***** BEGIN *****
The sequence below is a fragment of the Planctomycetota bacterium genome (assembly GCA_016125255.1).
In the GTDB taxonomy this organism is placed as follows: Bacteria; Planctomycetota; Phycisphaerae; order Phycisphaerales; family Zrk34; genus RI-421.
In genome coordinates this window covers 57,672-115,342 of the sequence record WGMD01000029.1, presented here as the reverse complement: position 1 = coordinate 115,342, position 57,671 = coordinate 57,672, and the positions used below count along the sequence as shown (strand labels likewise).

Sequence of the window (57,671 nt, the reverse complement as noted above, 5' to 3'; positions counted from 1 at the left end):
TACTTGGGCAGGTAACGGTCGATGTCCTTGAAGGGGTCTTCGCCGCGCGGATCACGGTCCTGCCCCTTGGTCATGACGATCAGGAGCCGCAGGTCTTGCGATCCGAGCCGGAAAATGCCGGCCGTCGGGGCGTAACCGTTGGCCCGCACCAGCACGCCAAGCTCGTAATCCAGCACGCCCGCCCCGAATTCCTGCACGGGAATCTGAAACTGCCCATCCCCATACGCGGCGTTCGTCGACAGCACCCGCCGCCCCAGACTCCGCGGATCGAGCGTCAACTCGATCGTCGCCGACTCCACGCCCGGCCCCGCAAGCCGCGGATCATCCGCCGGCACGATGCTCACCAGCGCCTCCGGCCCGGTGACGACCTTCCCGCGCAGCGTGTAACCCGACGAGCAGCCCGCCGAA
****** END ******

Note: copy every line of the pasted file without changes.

The sequence below is a fragment of the Planctomycetota bacterium genome (assembly GCA_016125255.1).
In the GTDB taxonomy this organism is placed as follows: Bacteria; Planctomycetota; Phycisphaerae; order Phycisphaerales; family Zrk34; genus RI-421.
In genome coordinates this window covers 57,672-115,342 of the sequence record WGMD01000029.1, presented here as the reverse complement: position 1 = coordinate 115,342, position 57,671 = coordinate 57,672, and the positions used below count along the sequence as shown (strand labels likewise).

Sequence of the window (57,671 nt, the reverse complement as noted above, 5' to 3'; positions counted from 1 at the left end):
TACTTGGGCAGGTAACGGTCGATGTCCTTGAAGGGGTCTTCGCCGCGCGGATCACGGTCCTGCCCCTTGGTCATGACGATCAGGAGCCGCAGGTCTTGCGATCCGAGCCGGAAAATGCCGGCCGTCGGGGCGTAACCGTTGGCCCGCACCAGCACGCCAAGCTCGTAATCCAGCACGCCCGCCCCGAATTCCTGCACGGGAATCTGAAACTGCCCATCCCCATACGCGGCGTTCGTCGACAGCACCCGCCGCCCCAGACTCCGCGGATCGAGCGTCAACTCGATCGTCGCCGACTCCACGCCCGGCCCCGCAAGCCGCGGATCATCCGCCGGCACGATGCTCACCAGCGCCTCCGGCCCGGTGACGACCTTCCCGCGCAGCGTGTAACCCGACGAGCAGCCCGCCGAA